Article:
FSU professor bridges cultures with art
Alejandra Gutierrez cannot resist a good post-apocalyptic novel. One of her favorites is “Station Eleven” by Emily St. John Mandel which follows a theater group trying to keep the art alive in a world nearly wiped out by a virus. As an actress and FSU professor of Spanish language and literature, Gutierrez finds a kinship to this kind of story, as she strives to keep her culture alive through theater and teaching. It’s through literature that she is able to share customs, celebrations, and values with her students, connecting them and opening their eyes to a world not so different from their own.
“I think the arts are a vehicle to see things in a different way,” says Gutierrez, who has a role in upcoming Tallahassee Hispanic Theater production. “Literature and theater help you to see things through new eyes and open your mind and heart. It’s a beautiful tool to see what you’re missing.”
The Hispanic Theater is excited to debut “Anna in the Tropics,” this February at Goodwood Museum and in March in Monticello. The play follows a family running their Cuban cigar factory at the turn of the century in Ybor City, Tampa. Gutierrez will play the part of Conchita who decides to turn her life around thanks to this book. Because of the play’s strong ties to Hispanic culture, Gutierrez finds ease into slipping into her role, which shares characteristics with people she’s known.
She’s thankful for the support of the Tallahassee community and the generosity of those who volunteer with the organization like Director, Kevin Carr, who has focused on exploring the relationships between characters and immersing the cast into the era, even learning how to smoke cigars and roll tobacco. Gutierrez especially enjoys this work as the main characters are influenced by the readings of the novel “Anna Karenina” and begin seeing parallels to the story in their own lives.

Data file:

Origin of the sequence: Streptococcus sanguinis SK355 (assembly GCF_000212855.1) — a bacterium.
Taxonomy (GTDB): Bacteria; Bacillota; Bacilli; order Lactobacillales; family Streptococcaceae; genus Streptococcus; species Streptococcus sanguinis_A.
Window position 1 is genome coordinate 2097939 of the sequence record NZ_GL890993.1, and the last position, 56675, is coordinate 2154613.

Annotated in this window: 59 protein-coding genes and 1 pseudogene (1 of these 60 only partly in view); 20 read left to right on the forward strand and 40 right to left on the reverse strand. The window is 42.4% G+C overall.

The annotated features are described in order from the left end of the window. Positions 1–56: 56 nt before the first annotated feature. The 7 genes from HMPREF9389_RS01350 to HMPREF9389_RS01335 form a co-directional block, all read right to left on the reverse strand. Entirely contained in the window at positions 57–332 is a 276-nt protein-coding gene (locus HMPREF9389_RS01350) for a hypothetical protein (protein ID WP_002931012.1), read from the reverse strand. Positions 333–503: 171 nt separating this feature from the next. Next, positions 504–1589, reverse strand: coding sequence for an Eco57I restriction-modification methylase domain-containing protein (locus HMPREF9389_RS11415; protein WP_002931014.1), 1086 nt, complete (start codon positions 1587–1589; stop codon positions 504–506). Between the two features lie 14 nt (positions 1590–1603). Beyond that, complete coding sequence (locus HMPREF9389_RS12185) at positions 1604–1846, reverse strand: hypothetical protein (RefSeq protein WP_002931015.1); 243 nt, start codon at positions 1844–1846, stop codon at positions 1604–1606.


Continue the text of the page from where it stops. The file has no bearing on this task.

“It’s a beautiful play about family and literature,” says Gutierrez, who deeply connects with both. “For me, it especially speaks to the impact and the power that literature can have to provoke change in our lives.”
Gutierrez’s hometown in Venezuela didn’t have a movie theater or many opportunities to participate in the arts. After graduating high school at age 16, she moved to the capital, Caracas, for college, and spent much of her first year going to every event she could. She still recalls being enchanted by Alfonso Plou’s “Laberinto de cristal” as it followed five young people and their journeys in the arts as writers and actors. Studying journalism, Gutierrez related to the characters and enrolled in a theater class that required a performance by the end of the semester. Though she had never performed before, when the play’s leading lady dropped out, Gutierrez stepped into her role and fell in love with the stage.
For six years, Gutierrez worked during the day as a journalist and spent her evenings acting with groups like Grupo Actoral 80, founded by Argentinean playwright and actor Juan Carlos Gené. The group performed in Venezuela during the era of Argentina’s dictatorship, and under Gené’s tutelage, a whole generation of actors was formed, including Gutierrez. After coming to the U.S., she continues to be motivated by her colleagues back home, and their tenacity for using the power of story and theater.